More are charged in haz­ing, coverup

Video was deleted


PHILADEL­PHIA — Prose­cu­tors on Mon­day charged five more Penn­syl­va­nia State Univer­sity fra­ter­nity mem­bers, in­clud­ing a Scran­ton man, with felonies in con­nec­tion with fra­ter­nity pledge Tim Pi­azza’s haz­ing death, af­ter re­cov­er­ing footage they say had been deleted from a frat house se­cu­rity cam­era.

Ryan Burke, 21, of Scran­ton, is charged with in­vol­un­tary man­slaugh­ter, ag­gra­vated as­sault, sim­ple as­sault, reck­lessly en­dan­ger­ing an­other per­son, haz­ing, fur­nish­ing al­co­hol to mi­nors and un­law­ful acts rel­a­tive to liquor.

In ad­di­tion, Cen­tre County District At­tor­ney Stacey Parks Miller said one al­ready charged mem­ber of the nowde­funct Beta Theta Pi fra­ter­nity — Brax­ton Becker, 20, of N is kay una, New York— would face new counts for delet­ing the video in an at­tempt to frus­trate the in­ves­ti­ga­tion.

“We know ex­actly what time it was deleted,” she told re­porters at a news con­fer­ence in Belle­fonte. “It was while po­lice were in the house.”

That miss­ing video had be­dev­iled in­ves­ti­ga­tors since early in the in­ves­ti­ga­tion. FBI an­a­lysts were fi­nally able to re­cover it from the hard drive on which it had been stored, Parks Miller said.

It de­picts more fra­ter­nity mem­bers par­tic­i­pat­ing in a booze-fu­eled ini­ti­a­tion rit­ual known as The Gaunt­let, in­clud­ing a beer pong sta­tion where Pi­azza was handed beer af­ter beer to shot­gun

with other mem­bers of his pledge class.

“Ev­ery drink con­sumed was pro­vided to him by a fra­ter­nity brother,” Parks Miller said. “Based on the video, Tim Pi­azza was fur­nished with at least 18 drinks in 1 hour and 22 min­utes.”

Parks Miller an­nounced new charges against 12 men at a press con­fer­ence Mon­day.

In ad­di­tion to those charged with in­vol­un­tary man­slaugh­ter and ag­gra­vated as­sault on Mon­day, Parks Miller filed mis­de­meanor haz­ing cases against an ad­di­tional six fra­ter­nity mem­bers and added new counts to the cases against many of the 14 al­ready charged.

As the district at­tor­ney de­scribed that scene, Pi­azza’s par­ents stood by shak­ing their heads. Later, the pledge’ s fa­ther—James Pi­azza—thanked Parks Miller and the State Col­lege po­lice for their con­tin­ued pur­suit of the in­ves­ti­ga­tion.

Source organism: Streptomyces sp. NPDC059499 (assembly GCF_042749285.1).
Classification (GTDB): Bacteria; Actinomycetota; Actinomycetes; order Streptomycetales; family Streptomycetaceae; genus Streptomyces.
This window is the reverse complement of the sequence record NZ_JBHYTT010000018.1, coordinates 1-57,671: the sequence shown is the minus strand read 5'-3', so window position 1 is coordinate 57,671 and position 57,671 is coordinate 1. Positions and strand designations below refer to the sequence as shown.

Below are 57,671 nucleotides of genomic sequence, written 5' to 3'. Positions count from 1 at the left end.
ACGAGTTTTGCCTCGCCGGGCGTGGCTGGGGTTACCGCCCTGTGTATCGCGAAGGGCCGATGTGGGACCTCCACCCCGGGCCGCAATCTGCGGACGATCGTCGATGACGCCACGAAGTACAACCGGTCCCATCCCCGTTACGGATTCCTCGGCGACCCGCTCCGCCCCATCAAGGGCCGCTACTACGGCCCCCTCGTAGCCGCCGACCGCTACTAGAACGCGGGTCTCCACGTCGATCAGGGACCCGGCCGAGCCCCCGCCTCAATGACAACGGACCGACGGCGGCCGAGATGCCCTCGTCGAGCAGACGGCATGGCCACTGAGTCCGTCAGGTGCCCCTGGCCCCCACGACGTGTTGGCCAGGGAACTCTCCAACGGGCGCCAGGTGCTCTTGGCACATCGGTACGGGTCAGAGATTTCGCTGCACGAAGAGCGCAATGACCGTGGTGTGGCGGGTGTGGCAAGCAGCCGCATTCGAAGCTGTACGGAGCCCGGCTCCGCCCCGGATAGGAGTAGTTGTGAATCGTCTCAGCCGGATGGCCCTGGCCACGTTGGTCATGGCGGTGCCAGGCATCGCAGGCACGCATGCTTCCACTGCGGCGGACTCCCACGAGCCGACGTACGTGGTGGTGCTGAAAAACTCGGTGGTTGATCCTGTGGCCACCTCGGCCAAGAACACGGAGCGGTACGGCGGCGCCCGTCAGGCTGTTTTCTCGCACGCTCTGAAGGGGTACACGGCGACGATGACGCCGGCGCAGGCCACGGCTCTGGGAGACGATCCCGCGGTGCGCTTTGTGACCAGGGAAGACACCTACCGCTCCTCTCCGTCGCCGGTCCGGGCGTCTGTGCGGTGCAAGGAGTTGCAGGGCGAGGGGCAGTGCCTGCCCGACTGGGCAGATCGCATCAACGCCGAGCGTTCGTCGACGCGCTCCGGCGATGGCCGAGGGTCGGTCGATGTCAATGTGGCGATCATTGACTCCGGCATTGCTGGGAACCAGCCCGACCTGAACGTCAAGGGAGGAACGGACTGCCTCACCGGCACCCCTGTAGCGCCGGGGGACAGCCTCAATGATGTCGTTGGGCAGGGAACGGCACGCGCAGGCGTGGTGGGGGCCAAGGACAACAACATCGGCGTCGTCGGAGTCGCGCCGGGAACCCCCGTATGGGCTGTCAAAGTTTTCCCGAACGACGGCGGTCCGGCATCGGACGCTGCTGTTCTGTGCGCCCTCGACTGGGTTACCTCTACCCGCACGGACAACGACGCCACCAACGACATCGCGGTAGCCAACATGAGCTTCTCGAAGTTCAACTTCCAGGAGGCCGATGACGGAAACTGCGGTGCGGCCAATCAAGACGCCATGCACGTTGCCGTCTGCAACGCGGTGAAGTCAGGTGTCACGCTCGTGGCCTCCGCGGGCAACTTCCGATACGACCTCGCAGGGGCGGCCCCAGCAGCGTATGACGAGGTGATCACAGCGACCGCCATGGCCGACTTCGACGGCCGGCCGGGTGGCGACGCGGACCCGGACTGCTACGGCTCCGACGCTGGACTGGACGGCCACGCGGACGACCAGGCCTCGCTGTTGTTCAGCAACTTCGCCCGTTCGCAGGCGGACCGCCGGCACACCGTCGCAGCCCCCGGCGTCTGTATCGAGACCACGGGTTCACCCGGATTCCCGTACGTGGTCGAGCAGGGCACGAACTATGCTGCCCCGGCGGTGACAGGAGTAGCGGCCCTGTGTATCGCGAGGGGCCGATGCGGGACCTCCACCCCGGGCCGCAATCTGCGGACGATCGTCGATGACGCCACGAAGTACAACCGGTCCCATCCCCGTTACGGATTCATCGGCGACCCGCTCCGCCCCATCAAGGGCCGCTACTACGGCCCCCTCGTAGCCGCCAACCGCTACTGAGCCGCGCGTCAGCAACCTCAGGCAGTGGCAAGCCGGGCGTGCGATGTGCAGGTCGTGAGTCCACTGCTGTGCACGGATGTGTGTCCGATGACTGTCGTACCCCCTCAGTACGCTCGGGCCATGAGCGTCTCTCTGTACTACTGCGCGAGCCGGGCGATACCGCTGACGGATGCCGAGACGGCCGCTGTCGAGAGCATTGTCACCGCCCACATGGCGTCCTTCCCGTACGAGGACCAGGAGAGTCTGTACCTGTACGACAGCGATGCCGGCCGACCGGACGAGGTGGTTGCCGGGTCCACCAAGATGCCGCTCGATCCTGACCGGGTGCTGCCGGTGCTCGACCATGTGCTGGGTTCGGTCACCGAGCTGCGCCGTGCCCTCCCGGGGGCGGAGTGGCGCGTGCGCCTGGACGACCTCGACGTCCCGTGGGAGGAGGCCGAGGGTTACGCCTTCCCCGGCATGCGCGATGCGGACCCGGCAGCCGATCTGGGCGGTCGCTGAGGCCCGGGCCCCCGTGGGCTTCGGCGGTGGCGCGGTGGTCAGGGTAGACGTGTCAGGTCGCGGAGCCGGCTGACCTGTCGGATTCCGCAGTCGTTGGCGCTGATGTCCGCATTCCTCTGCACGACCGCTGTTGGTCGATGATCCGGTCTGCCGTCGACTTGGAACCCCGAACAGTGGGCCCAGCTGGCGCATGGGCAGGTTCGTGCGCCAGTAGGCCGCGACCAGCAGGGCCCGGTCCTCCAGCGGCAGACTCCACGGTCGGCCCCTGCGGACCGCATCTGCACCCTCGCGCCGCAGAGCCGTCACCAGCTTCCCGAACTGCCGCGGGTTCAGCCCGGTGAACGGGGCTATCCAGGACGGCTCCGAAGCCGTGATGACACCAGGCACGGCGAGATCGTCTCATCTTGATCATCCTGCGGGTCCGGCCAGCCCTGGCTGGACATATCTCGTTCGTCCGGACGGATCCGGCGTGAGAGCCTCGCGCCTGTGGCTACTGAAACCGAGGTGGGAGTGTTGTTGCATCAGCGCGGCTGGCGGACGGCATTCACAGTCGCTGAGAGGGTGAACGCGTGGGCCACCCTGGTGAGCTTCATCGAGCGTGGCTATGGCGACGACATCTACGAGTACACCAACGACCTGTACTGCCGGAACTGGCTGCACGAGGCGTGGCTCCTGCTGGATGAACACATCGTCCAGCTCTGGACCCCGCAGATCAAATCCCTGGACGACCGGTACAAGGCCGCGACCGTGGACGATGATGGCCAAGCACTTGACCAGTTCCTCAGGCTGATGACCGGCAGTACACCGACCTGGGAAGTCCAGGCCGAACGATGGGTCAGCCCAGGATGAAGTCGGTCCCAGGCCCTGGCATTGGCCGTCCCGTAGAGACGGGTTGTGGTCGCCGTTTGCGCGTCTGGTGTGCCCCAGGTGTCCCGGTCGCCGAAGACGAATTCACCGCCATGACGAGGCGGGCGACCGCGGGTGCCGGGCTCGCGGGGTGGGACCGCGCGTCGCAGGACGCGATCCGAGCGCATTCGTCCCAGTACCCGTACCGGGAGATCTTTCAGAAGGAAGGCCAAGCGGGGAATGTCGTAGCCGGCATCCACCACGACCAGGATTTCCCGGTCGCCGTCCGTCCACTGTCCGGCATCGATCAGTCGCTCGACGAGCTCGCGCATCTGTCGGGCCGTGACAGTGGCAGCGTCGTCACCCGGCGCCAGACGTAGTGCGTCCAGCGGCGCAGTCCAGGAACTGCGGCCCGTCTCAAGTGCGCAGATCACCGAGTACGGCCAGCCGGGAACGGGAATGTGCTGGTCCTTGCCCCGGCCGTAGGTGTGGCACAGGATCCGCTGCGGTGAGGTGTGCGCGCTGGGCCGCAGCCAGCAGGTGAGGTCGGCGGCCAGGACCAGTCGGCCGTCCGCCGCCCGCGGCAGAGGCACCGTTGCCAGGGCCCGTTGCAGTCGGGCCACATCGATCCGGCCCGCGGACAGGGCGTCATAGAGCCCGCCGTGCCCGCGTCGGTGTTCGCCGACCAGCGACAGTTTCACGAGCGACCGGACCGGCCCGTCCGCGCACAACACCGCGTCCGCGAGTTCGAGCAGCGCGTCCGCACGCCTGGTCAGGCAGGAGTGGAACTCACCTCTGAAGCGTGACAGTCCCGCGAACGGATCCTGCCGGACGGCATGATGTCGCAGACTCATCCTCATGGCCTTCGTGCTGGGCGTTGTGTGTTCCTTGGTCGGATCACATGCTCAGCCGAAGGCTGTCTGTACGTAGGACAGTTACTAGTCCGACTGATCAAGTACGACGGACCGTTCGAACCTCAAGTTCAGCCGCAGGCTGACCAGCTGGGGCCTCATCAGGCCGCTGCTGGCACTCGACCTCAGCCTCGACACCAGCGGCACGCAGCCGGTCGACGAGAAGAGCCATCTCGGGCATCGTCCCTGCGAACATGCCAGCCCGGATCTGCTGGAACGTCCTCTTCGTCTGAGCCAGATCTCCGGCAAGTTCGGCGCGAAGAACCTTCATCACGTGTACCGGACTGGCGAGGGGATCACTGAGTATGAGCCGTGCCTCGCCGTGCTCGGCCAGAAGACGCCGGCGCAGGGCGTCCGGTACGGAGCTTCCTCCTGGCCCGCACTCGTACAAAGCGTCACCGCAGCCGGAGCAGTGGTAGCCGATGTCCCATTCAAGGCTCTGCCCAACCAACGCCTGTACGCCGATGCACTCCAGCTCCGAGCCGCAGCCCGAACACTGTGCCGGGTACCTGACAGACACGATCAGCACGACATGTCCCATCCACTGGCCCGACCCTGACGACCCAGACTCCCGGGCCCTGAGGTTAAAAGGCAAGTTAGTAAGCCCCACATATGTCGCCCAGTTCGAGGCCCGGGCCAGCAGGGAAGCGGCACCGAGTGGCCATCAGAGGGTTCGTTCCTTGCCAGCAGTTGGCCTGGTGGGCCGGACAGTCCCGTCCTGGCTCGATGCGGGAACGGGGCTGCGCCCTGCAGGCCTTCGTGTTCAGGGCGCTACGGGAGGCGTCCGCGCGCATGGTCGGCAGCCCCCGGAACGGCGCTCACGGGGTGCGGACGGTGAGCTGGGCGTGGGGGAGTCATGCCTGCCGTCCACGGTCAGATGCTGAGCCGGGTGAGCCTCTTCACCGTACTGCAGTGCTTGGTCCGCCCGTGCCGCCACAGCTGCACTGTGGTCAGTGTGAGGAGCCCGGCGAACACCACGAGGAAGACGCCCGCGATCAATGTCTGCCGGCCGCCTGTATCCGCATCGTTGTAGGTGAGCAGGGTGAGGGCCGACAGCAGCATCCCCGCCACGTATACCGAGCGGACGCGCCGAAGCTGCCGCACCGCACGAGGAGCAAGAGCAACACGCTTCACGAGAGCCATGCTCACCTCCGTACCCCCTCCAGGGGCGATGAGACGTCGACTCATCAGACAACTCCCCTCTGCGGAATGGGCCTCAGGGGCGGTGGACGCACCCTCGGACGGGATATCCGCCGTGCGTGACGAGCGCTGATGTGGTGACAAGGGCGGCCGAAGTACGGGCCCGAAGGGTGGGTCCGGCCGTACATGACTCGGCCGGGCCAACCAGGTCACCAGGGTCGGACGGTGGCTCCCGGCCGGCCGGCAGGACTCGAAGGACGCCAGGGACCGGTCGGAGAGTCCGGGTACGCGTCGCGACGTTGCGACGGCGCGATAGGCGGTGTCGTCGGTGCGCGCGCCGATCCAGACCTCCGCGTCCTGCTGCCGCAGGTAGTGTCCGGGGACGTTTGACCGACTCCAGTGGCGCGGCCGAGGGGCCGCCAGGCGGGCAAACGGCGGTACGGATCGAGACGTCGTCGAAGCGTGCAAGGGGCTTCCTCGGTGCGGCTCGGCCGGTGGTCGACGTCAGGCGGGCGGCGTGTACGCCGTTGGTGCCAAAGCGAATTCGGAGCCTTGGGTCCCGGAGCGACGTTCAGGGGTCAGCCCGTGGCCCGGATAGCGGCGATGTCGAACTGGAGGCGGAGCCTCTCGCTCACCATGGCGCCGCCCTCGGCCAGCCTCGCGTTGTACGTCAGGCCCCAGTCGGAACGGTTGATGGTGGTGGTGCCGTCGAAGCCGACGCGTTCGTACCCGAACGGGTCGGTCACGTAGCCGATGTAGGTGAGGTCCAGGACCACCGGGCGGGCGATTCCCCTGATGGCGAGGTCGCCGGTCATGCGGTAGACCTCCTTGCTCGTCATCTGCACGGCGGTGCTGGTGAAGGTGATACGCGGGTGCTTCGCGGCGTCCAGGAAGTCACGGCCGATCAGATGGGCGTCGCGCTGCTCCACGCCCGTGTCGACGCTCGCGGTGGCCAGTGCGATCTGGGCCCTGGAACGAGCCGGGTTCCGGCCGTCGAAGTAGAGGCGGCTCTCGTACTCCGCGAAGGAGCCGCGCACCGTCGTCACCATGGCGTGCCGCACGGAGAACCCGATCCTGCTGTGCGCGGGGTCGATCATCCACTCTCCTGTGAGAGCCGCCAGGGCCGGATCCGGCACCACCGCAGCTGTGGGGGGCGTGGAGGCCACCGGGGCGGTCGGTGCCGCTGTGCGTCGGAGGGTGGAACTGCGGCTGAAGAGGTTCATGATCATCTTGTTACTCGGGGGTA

“Haz­ing is il­le­gal and jus­tice needs to be served,” he said. “It’s time to man up, fel­las, and face ac­count­abil­ity for your ac­tions.”

Since his death in Fe­bru­ary, the cir­cum­stances sur­round­ing Pi­azza’ s fi­nal hours have roiled the univer­sity and its Greek sys­tem. Footage ob­tained from else­wherein the fra­ter­nity house helped Parks Miller’s build the case and chronic led the har­row­ing last hours of the sopho­more en­gi­neer­ing stu­dent from New Jer­sey as he drunk­enly stum­bled into walls, passed out for hours and re­peat­edly fell down a flight of base­ment stairs.

All the while, the footage shows, other fra­ter­nity mem­bers ei­ther ig­nored or jok­ingly beat and slapped the en­gi­neer­ing stu­dent with none call­ing for help un­til late the next morn­ing. Pi­azza died a day later. But the case has prompted back­lash from the charged Beta Theta Pi mem­bers and their lawyers, who con­tend their clients never in­tended to harm Pi­azza. They have ac­cused Parks Miller of over­reach­ing in one of the largest haz­ing-re­lated pros­e­cu­tions in the na­tion’s his­tory — and man­aged to con­vince a Cen­tre County mag­is­trate judge with the same ar­gu­ments.

In Septem­ber, Judge Allen Sin­clair gut­ted the pros­e­cu­tion’s case, throw­ing out the most se­ri­ous felony charges against the fra­ter­nity mem­bers and say­ing prose­cu­tors had not pre­sented enough ev­i­dence to sup­port them.

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